- SPECIAL REPORTS
- THE MAGAZINE
“The city of Portland, with its numerous bridges, symbolizes our conference theme,” said Jim Plasker, ASPRS executive director. “The organizers did a good job of tying photogrammetry and remote sensing with GIS while including new and existing technologies into the mix, such as LiDAR, trends in digital imagery and more. [Our] GIS in Action track was a good representation of this planning. Finally, the conference theme is exemplified by the active participation of members from the Columbia River Region of ASPRS, the Oregon and Southwest Washington chapters of URISA and numerous student chapters from universities and colleges in the region. We have a very enthusiastic group of attendees at this conference. You can see that by the energy in the conference sessions as well as in discussions during breaks.”
Attendance at the conference rounded out to 1,500. But because Portland, as well as the entire Pacific Northwest, is a hub for a lot of photogrammetric activity--particularly because of the forestry industry--the ASPRS conference attracted many regional photogrammetry and remote sensing practitioners.
A Full LineupThe event’s program included association committee and business meetings, an awards luncheon, numerous workshops (partial or full-day practical sessions), manufacturers’ user-group meetings, poster sessions in which authors make themselves available for discussion on their poster topics, and evening social events and receptions. Attendees also reaped valuable information from numerous technical sessions, which combine several shorter presentations on the same topic into one comprehensive session.
Workshop topics ranged from introductory--such as image classification techniques for developing land cover data and an overview of telegeoinformatics (mobile mapping)--to advanced, such as hyperspectral processing and the use of LiDAR for vegetation assessment. User-group meetings, which are developed to gain better insight into user experiences and “wish-lists” and provide manufacturers time to present new product announcements, were held by Applanix, ASD Inc., BAE Systems, DiMAC Systems, Dudley Thompson Mapping Corporation, ENVI (ITT Corporation), ESRI, GeoCue Corporation, INPHO, Intergraph Corporation, Leica Geosystems, Merrick & Company, Microsoft Corporation, Optech Inc. and QCoherent Software.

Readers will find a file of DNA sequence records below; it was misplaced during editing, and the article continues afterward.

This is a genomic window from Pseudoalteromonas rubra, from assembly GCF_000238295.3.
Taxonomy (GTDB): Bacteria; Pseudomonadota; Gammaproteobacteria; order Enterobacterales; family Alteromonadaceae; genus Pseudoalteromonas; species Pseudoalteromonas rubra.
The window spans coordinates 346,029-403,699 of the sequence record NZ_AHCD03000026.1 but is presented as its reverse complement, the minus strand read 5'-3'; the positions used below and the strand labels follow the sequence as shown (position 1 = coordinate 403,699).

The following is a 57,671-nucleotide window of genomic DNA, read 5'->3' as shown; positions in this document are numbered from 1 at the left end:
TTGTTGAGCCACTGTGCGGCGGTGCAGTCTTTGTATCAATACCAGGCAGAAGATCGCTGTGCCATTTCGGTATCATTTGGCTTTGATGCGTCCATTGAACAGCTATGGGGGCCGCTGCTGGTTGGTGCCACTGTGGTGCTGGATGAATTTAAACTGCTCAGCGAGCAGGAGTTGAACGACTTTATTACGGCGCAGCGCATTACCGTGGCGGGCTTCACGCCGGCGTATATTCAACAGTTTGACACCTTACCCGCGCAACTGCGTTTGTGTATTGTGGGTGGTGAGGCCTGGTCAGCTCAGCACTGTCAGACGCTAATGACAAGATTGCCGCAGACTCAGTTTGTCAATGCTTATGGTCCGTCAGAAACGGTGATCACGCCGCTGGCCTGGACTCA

Technical session papers were presented on a wide variety of topics including: soil mapping and modeling; oceanography and aquatic monitoring applications; fire applications; DEM surface modeling; vegetation mapping and modeling; various urban applications; forensic applications; and natural resource, environmental and geophysical mapping and modeling. Due to the large number of quality submitted papers, several topics were covered in more than one session. Numerous papers were collaborative efforts between associations and disciplines other than ASPRS, such as URISA and ACSM-CaGIS, and included guidance for students entering the imaging job environment, as well. The student presence at this year’s conference was very obvious, most notably from local schools Portland State, Oregon State and the University of Oregon, and many students worked as conference volunteers.
Other technical sessions focused on the use of various technologies to enable the practice of photogrammetry, remote sensing, mapping and other geospatial disciplines. These included applications highlighting LiDAR, hyperspectral imaging, thermal imaging, feature extraction, various types of radar applications and the use of satellite imagery.
The track included presentations on how oblique imagery is being bundled with GIS software tools and how such imagery is an improvement over traditional orthoimagery. The benefits to emergency dispatchers, transportation officials, property appraisers and engineering firms, among others, was discussed. Also examined was how GIS and CAD are now synergistic--rather than competing--technologies. The vertical industries involved in this combined approach are focused on current and future interoperability tools and setting standards.
Carl Reed, CTO of the Open Geospatial Consortium Inc., spoke on GIS/CAD collaboration and related standards issues while providing positive ROI examples. Reed presented several case studies of commercial firms and government agencies and developers, such as GSA, that have experienced success with effective data sharing and with applications that facilitate integration of these two technologies.
LiDAR was a popular topic throughout the conference sessions. Some discussions included data-accuracy assessment; data-processing solutions; forestry applications including inventory and biomass measurements; and more general descriptive and experiential presentations. The use of LiDAR in urban environments generated a number of papers on a variety of applications, including building detection using airborne LiDAR data, delineation of impervious surfaces, and the fusing of LiDAR and photographic images to enhance Digital Elevation Models with building elevation information.
In the exhibit hall, more than 75 exhibitors from commercial manufacturers, government agencies, academic institutions, publications and public service organizations were represented. An exhibitors’ reception on Wednesday and numerous beverage breaks brought attendees out from technical meetings and society committee meetings to learn about the latest vendor offerings.
“We exceeded our budgeted expectations for the number of conference registrants as well as exhibitor participation,” Plasker said. “We are very pleased about this conference and consider it a great success.”
Special reporting by Joseph V.R. Paiva, PhD, PS, PE.
Sidebar: EventEvent: ASPRS 2008 Annual Conference
HOST: ASPRS, www.asprs.org
Location: Portland, Ore.
Dates: April 27-May 2, 2008
Number of Attendees: 1,500
Future Dates and Location: March 8-13, 2009, Baltimore, Md.